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Joyce says prosecutors in Hammersla case

October 14, 2006|by PEPPER BALLARD

HAGERSTOWN - When he stood trial the first time on charges he bludgeoned a Smithsburg woman to death in 2003, Jack L. Hammersla Jr. was convicted of first-degree premeditated murder and first-degree felony murder and sentenced to life in prison without the possibility of parole.

But the Maryland Court of Special Appeals granted him a new trial. Now, it's unclear whether life without parole will be a sentencing option following Hammersla's second conviction in the case on Oct. 6.

At issue is whether the Washington County State's Attorney's office was required to file a new notice of intent to seek a sentence of life without parole more than 30 days before the new trial.

That deadline wasn't met in the new trial, but Washington County State's Attorney Charles P. Strong Jr. says the prosecution's notice filed for Hammersla's first trial was sufficient for the second trial, too.

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Jerry Joyce, a private attorney running against Strong in the Nov. 7 general election, says prosecutors had to refile and missed the deadline to do so.

District Deputy Public Defender Mary Riley, one of two public defenders who represented Hammersla in both trials, declined to comment Friday on the matter.

No defense motions in advance of the Nov. 21 sentencing date have yet been filed, according to court records.

Circuit Judge Donald E. Beachley presided over the second trial and is set to sentence Hammersla on first-degree felony murder and second-degree murder and lesser charges on which the jury convicted Hammersla on Oct. 6.

Beachley declined to comment on the filing issue Friday.

Under a section of Maryland criminal law, a defendant found guilty of first-degree murder may be sentenced to life without the possibility of parole only if "at least 30 days before trial, the state gave written notice to the defendant of the state's intention to seek a sentence of imprisonment for life without the possibility of parole."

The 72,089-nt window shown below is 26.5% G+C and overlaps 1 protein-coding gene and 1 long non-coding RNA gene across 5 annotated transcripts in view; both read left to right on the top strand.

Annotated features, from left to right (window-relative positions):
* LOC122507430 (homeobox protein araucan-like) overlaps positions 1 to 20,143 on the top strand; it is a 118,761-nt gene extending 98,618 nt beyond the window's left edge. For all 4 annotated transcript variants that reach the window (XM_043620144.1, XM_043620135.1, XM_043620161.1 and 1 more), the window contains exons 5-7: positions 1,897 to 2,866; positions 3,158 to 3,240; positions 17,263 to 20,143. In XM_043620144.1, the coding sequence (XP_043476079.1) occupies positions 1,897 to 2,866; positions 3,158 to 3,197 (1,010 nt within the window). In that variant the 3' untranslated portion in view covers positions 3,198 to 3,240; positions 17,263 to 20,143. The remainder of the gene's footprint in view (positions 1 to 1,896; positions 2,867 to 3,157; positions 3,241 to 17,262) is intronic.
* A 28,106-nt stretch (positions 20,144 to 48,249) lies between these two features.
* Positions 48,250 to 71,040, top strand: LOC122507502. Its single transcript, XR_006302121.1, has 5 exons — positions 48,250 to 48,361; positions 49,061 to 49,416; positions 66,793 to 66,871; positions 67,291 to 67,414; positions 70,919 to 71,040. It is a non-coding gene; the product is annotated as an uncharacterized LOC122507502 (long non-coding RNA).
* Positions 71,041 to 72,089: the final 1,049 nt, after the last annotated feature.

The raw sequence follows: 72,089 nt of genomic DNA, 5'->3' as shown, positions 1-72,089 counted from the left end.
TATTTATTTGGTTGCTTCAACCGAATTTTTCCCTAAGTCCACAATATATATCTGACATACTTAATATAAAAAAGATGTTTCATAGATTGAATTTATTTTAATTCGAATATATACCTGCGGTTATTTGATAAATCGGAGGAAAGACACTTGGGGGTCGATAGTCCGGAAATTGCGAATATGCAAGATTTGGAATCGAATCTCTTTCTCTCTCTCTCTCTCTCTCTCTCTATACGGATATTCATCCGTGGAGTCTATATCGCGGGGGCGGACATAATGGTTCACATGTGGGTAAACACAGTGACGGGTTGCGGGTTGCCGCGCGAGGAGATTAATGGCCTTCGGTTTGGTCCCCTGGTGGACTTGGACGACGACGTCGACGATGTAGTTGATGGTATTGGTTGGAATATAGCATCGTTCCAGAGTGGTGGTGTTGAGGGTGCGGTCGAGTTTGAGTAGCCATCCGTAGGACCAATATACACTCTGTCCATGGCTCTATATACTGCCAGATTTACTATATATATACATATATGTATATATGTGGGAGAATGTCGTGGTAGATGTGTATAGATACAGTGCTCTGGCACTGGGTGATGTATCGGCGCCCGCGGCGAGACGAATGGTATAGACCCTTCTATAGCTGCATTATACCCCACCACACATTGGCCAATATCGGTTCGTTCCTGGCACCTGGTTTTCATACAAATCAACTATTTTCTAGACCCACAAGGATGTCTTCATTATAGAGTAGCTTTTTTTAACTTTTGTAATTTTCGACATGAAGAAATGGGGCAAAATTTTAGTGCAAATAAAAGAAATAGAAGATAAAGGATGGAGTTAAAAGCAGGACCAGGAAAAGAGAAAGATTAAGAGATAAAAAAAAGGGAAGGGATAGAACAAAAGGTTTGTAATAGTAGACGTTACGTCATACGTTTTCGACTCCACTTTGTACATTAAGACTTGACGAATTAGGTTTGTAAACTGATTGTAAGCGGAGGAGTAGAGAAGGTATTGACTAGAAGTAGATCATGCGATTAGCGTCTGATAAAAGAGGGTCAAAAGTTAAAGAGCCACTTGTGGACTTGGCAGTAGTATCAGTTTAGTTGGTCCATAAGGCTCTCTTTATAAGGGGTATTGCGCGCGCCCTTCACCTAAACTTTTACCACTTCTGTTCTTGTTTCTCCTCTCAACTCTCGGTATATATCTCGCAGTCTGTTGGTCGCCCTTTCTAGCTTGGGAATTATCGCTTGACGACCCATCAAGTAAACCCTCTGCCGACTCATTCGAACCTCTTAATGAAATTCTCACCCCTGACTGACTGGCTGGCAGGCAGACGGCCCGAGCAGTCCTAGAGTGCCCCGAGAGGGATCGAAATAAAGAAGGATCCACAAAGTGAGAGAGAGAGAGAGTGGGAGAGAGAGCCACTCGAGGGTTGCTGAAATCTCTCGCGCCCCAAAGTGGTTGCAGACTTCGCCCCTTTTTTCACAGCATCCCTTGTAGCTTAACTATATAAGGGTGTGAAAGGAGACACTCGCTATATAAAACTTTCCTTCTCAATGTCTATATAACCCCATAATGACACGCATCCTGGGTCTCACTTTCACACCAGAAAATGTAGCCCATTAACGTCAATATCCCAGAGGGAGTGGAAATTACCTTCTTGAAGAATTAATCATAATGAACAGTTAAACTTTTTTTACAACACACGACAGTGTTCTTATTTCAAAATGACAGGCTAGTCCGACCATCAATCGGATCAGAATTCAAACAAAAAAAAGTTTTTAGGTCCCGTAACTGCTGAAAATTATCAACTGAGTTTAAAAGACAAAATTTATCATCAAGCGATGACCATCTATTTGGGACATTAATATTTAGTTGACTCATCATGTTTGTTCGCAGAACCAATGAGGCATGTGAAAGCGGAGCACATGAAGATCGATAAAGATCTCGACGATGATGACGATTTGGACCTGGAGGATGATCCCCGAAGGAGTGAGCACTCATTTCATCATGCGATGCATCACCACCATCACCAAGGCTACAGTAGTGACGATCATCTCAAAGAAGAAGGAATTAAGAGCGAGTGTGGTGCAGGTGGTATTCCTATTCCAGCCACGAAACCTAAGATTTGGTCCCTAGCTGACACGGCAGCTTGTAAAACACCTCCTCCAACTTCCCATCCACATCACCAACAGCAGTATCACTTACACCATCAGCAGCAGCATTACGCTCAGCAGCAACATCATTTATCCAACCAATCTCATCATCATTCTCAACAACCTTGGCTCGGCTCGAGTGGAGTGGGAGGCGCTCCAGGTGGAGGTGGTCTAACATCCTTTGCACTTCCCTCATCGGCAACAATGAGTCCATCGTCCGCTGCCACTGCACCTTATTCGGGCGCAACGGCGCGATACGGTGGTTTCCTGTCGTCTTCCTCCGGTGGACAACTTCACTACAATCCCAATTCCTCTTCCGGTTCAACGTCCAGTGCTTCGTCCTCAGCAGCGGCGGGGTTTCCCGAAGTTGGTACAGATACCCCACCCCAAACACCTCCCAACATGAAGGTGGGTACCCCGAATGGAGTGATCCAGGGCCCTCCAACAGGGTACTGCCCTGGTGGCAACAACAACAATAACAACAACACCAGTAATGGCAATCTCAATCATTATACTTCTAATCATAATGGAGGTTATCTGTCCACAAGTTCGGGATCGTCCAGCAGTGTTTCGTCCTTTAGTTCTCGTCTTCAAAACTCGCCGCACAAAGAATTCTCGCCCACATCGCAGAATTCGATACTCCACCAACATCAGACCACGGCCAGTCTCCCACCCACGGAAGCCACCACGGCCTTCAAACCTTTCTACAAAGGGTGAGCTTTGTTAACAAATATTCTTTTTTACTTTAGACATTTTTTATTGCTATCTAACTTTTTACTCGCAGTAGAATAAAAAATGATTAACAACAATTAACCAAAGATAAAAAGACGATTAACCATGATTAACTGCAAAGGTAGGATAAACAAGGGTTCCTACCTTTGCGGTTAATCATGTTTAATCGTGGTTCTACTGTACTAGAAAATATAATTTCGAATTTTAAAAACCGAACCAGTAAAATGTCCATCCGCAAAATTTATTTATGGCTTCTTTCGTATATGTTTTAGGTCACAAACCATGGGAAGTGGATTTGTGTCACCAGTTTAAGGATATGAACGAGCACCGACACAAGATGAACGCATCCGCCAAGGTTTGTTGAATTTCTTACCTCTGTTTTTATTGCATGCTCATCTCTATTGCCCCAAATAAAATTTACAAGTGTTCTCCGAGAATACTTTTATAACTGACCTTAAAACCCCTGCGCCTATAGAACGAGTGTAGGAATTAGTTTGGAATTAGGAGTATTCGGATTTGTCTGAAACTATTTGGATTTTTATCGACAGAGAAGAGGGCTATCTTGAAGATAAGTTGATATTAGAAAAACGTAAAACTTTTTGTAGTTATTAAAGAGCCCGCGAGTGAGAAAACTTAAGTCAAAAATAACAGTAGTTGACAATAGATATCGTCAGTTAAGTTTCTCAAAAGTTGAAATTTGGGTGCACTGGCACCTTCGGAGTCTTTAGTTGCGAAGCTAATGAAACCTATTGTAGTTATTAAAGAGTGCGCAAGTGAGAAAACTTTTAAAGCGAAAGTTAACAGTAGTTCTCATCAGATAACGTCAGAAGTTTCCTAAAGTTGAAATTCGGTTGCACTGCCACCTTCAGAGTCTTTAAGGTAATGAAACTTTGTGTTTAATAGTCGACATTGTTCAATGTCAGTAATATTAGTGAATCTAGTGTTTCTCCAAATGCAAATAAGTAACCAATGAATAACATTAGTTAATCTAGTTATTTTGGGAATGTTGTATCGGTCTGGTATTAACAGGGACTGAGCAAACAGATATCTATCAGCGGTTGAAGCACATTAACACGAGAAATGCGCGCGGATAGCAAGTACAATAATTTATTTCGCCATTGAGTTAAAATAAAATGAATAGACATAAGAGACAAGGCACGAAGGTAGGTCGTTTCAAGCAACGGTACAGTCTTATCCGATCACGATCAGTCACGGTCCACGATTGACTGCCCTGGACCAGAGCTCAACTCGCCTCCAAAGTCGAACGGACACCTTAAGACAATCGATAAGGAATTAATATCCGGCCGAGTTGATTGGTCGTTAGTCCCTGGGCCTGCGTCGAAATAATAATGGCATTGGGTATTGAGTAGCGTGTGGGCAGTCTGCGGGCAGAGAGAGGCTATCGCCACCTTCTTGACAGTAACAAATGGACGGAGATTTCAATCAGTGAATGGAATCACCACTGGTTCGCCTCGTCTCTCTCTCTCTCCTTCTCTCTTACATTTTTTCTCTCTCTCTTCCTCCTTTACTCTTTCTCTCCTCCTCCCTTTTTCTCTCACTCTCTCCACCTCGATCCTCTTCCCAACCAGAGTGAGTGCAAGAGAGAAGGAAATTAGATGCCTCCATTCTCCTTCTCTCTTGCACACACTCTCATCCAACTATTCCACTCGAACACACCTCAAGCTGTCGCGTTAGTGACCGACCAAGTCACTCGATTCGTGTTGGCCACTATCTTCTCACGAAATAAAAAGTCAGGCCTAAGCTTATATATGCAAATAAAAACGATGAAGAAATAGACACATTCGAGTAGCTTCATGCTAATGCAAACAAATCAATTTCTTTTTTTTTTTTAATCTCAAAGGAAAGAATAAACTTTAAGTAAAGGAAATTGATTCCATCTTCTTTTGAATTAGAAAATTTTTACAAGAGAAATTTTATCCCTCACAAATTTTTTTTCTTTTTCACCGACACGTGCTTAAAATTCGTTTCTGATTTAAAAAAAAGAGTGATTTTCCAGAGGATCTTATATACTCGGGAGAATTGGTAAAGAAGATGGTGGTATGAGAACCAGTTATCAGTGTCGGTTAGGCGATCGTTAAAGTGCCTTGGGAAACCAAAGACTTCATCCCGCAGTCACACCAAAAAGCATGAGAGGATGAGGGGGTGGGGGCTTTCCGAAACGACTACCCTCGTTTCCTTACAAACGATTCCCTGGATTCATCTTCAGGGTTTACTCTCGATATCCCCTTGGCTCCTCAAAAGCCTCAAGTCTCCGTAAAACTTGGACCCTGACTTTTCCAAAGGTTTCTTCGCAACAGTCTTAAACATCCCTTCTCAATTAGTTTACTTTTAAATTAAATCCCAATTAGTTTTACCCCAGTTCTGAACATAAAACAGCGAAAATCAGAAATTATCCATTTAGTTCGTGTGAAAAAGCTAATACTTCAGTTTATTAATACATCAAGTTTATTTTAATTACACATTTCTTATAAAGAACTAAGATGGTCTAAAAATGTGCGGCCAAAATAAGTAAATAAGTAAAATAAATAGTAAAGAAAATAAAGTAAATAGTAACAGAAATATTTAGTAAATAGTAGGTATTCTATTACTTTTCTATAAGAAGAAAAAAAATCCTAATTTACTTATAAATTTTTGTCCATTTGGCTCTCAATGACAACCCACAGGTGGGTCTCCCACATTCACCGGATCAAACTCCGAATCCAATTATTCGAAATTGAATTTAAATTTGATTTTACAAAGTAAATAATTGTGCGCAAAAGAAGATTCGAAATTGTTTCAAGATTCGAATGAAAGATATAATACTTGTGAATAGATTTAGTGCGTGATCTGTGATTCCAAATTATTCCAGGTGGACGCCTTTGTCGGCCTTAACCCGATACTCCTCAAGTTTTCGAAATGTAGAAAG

Before Hammersla's first trial, prosecutors filed a notice that they would seek life without the possibility of parole on May 19, 2004, which was more than 30 days before the trial began on June 28, 2004, according to court records.

After his first conviction, he was sentenced to life without parole in the bludgeoning death of Shirley P. Finfrock on Nov. 12, 2003, at her Smithsburg home.

This time around, prosecutors filed their notice on Sept. 19, fewer than 30 days before the start of Hammersla's second trial, which began on Oct. 2, court records show.

Strong contends that the Maryland Court of Special Appeals ordered a new trial and that every motion or notice filed before Hammersla's original trial stands.

"The second notice was simply a reminder - not an original notice," Strong said.

Joyce questioned why, if that were the case, prosecutors bothered to file the notice the second time around.

Attempts to get professors at both the University of Maryland School of Law and the University of Baltimore School of Law to weigh in on the issue this week were unsuccessful.

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